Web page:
Following the recognized guidelines works to improve asthma control and having an asthma action plan is an integral part of the guidelines. In 2007, the National Asthma Education and Prevention Program (NAEPP), coordinated by the National Heart, Lung, and Blood Institute (NHLBI), released its third set of clinical practice guidelines for asthma. The Expert Panel Report 3—Guidelines for the Diagnosis and Management of Asthma (EPR-3) reflects the latest scientific advances in asthma drawn from a systematic review of the published medical literature by an NAEPP-convened expert panel. It describes a range of generally accepted best-practice approaches for making clinical decisions about asthma care.

Strategy

The Vermont Asthma Program works with clinicians and practices around the state to ensure adherence to best practice guidelines and to increase the usage of Asthma Action Plans and education provided to people with asthma. The Vermont Asthma Program also works to disseminate Asthma Action Plans which are a validated tool for educating patients on how to manage asthma. The Program is in Year 2 of a M.A.P.L.E plan initiative in Rutland and Springfield aimed to help lower rates of hospitalization and readmission by forming plans for asthma management post hospital discharge. The Asthma Program also works with the Vermont Chronic Care Initiative to enhance their case managers' home visiting asthma education with the goal that they administer an asthma control test and demonstrate effective medication use.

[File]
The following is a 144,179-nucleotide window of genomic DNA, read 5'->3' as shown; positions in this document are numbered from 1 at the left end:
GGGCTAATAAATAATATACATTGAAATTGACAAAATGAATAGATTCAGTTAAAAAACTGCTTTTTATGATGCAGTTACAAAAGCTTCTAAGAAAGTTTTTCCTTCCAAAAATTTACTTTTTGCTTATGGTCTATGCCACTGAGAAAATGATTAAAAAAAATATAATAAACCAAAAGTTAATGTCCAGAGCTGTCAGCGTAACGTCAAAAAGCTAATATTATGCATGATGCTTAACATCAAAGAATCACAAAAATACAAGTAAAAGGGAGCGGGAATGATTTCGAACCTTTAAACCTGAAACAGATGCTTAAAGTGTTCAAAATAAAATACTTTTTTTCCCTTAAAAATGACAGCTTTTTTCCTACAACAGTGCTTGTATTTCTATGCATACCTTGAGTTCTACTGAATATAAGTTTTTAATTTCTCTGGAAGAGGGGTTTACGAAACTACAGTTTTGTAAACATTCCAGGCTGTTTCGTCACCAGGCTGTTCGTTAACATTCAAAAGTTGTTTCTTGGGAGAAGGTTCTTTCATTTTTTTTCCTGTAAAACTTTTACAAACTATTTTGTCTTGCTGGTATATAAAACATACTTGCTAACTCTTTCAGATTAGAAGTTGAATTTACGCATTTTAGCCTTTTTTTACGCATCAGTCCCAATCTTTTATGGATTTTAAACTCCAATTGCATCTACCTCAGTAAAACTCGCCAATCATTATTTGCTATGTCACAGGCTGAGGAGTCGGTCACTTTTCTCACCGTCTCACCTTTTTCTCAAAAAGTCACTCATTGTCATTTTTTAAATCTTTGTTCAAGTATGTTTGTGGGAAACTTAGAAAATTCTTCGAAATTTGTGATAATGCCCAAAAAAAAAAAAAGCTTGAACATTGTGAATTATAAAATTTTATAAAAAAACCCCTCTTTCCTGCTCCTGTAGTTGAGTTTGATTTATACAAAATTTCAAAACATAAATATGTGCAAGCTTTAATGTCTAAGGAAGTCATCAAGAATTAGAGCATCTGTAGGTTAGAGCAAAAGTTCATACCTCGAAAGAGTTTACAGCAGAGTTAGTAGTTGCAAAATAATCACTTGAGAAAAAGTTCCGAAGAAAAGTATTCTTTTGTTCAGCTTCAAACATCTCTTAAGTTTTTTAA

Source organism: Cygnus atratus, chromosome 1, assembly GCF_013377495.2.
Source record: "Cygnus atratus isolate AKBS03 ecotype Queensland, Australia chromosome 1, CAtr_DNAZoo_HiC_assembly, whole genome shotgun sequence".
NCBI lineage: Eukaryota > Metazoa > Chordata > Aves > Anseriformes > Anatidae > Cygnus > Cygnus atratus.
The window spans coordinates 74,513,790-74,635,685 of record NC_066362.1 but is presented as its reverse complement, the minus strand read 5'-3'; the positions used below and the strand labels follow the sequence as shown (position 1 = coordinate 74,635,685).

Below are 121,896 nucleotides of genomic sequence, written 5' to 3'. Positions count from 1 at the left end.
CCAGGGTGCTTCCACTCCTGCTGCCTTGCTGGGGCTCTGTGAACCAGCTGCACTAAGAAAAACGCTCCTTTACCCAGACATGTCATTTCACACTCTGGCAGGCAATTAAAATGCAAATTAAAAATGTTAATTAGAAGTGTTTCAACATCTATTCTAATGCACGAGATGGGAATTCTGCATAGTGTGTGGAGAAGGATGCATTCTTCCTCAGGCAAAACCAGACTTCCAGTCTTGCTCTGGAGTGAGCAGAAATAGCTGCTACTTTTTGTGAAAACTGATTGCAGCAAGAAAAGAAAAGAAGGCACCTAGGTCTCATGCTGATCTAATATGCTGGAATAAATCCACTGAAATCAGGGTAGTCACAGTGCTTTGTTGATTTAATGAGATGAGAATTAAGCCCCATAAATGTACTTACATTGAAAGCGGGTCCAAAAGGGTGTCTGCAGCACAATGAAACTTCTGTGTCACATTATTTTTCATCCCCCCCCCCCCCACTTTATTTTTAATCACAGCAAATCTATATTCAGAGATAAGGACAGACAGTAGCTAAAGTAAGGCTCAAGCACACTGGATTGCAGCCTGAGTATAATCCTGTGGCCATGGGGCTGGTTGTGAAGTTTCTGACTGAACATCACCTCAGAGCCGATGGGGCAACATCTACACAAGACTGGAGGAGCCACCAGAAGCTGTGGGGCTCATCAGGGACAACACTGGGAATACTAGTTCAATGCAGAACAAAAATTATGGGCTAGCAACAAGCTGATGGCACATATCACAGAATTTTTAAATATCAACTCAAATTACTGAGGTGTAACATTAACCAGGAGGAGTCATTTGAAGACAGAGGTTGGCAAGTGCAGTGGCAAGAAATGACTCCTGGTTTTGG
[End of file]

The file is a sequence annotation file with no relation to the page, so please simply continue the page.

Notes on Methodology

Data is updated as it becomes available and timing may vary by data source. For more information about this indicator, click here.

This indicator is age-adjusted to the 2000 U.S. standard population. In U.S. data, age adjustment is used for comparison of regions with varying age breakdowns. In order to remain consistent with the methods of comparison at a national level, some statistics in Vermont were age adjusted. In cases where age adjustment was noted as being part of the statistical analysis, the estimates were adjusted based on the proportional age breakdowns of the U.S. population in 2000. For more detailed information on age adjustment visit /www.cdc.gov/nchs/data/statnt/statnt20.pdf.

Due to BRFSS weighting methodology changes beginning in 2011, comparisons between data collected in 2011 and later and that from 2010 and earlier should be made with caution. Differences between data from 2011 forward and earlier years may be due to methodological changes, rather than changes in opinion or behavior.

Scorecard Result Container Indicator Measure Action Actual Value Target Value Tag S R I P PM A m/d/yy m/d/yyyy